From the end user’s perspective, performance matters and everyone wants it “yesterday”.  So, the question is, “Do we code quickly and sacrifice performance or sacrifice delivery for quick code?  What would you do?

Until Next Time – STAY lean!

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Learning From Mistakes

always make new mistakes
Always make new mistakes (Photo credit: elycefeliz)

An event occurred this afternoon that required an immediate resolution. When asked whether we were going to pursue the root cause, I could only respond with this question:

What’s the point of making mistakes if we’re not going to learn from them?

This is likely the shortest post I ever published here, however, I think the simplicity of the message makes the point very clear.

If you do wish to delve deeper into the topic of mistakes, I encourage you to read some of the related articles featured below.

Until Next Time – STAY lean

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Goals Without Means Are Meaningless

English: Everything starts from needs or desir...

The new year is upon us and, as is typical for this time of year, resolutions are one of the primary topics of conversation. With just over a week into the new year, it is very likely that the discussions of resolutions and goals have already begun to subside.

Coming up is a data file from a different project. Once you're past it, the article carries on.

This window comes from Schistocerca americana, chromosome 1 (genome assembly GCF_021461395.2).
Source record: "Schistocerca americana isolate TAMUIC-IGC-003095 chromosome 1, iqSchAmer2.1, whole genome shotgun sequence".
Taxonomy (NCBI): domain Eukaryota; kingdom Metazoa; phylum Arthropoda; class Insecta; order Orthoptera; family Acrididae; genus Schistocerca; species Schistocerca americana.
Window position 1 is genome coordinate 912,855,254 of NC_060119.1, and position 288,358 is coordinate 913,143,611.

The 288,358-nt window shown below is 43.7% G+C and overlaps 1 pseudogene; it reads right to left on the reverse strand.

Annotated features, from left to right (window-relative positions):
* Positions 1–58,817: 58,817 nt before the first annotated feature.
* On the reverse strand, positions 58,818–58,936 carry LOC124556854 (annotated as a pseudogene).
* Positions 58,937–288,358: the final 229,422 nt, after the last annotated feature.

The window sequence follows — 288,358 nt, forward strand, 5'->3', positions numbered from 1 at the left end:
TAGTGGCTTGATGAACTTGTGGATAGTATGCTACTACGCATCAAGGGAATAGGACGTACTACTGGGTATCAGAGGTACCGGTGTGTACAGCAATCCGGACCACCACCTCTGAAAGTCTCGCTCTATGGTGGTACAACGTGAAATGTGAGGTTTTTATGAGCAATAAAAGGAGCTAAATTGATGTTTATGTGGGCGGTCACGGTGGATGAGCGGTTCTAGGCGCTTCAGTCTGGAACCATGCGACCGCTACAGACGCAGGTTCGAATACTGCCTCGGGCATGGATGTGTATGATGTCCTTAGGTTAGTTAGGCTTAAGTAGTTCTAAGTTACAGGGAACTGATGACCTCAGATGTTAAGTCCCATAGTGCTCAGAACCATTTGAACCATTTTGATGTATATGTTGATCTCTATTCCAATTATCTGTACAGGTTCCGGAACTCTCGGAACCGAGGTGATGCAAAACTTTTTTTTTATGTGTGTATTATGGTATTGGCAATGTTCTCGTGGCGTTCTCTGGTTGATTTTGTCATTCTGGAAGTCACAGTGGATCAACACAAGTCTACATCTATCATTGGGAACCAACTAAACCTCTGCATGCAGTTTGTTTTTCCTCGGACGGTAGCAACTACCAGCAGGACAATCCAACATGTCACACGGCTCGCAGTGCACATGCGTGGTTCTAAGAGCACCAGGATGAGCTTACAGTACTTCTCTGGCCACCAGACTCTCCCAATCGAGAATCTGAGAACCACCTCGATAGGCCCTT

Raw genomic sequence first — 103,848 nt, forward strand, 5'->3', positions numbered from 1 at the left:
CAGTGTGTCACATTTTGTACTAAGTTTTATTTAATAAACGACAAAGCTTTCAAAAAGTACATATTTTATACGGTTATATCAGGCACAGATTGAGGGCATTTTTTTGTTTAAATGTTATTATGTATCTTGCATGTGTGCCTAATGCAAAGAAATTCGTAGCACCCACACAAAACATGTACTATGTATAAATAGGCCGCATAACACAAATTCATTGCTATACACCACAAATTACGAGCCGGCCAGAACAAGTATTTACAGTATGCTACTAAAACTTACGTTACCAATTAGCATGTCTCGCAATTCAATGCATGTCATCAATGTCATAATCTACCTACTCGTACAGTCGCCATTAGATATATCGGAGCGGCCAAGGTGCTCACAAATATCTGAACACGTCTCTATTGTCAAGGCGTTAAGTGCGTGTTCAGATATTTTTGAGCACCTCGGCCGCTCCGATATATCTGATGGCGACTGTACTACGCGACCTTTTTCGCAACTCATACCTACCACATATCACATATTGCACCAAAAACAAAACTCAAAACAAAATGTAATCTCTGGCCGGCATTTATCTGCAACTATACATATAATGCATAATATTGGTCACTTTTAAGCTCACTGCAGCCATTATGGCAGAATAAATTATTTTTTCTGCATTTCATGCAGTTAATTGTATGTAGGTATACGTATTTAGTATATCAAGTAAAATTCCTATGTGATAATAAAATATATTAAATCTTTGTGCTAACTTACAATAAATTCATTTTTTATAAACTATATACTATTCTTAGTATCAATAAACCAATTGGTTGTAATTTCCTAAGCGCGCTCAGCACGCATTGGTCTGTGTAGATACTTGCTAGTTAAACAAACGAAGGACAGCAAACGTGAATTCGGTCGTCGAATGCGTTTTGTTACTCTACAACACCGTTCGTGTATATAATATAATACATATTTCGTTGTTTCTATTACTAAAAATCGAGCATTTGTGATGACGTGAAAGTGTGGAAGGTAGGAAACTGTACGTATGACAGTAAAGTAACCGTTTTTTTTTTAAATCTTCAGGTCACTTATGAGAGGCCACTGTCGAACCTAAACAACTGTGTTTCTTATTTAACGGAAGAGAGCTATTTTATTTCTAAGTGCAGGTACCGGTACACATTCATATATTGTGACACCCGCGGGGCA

Unfortunately, for the many who do make resolutions, very few ever manage to achieve them. The reasons for failure are many but, more often than not, we either set the wrong goals or we fail to identify intermediate performance goals for the range of activities required to reach the final goal.

Where do you stand?

Setting the Right Goals

The diagram suggests that goals are determined by reviewing our needs and desires. However, what we desire most is often what we need least. For business leaders, strategy, goals, and objectives stem from a vision statement that reflects our purpose for being, our WHY. We are, in essence, Driven by Dreams and Powered by Goals.

What do the “right goals” look like? The John Whitmore model offers the following three (3) acronyms to help us discern the value and sustainability of our goals:

  1. SMART: Specific, Measurable, Attainable, Realistic, and Time Phased.
  2. PURE: Positively Stated, Understood, Relevant, and Ethical.
  3. CLEAR: Challenging, Legal, Environmentally Sound, Agreed, and Recorded.

To be successful, resolutions, much like goals and objectives, require more than a simple statement of intent. We need a plan that describes how we’re actually going to achieve them. In other words, we need to define “the means to an end.” As suggested by the Whitmore model, the expression, “Fail to Plan – Plan to Fail”, is only partially true when we consider that our success also requires us to be sufficiently motivated and challenged to embark on, and endure, the journey.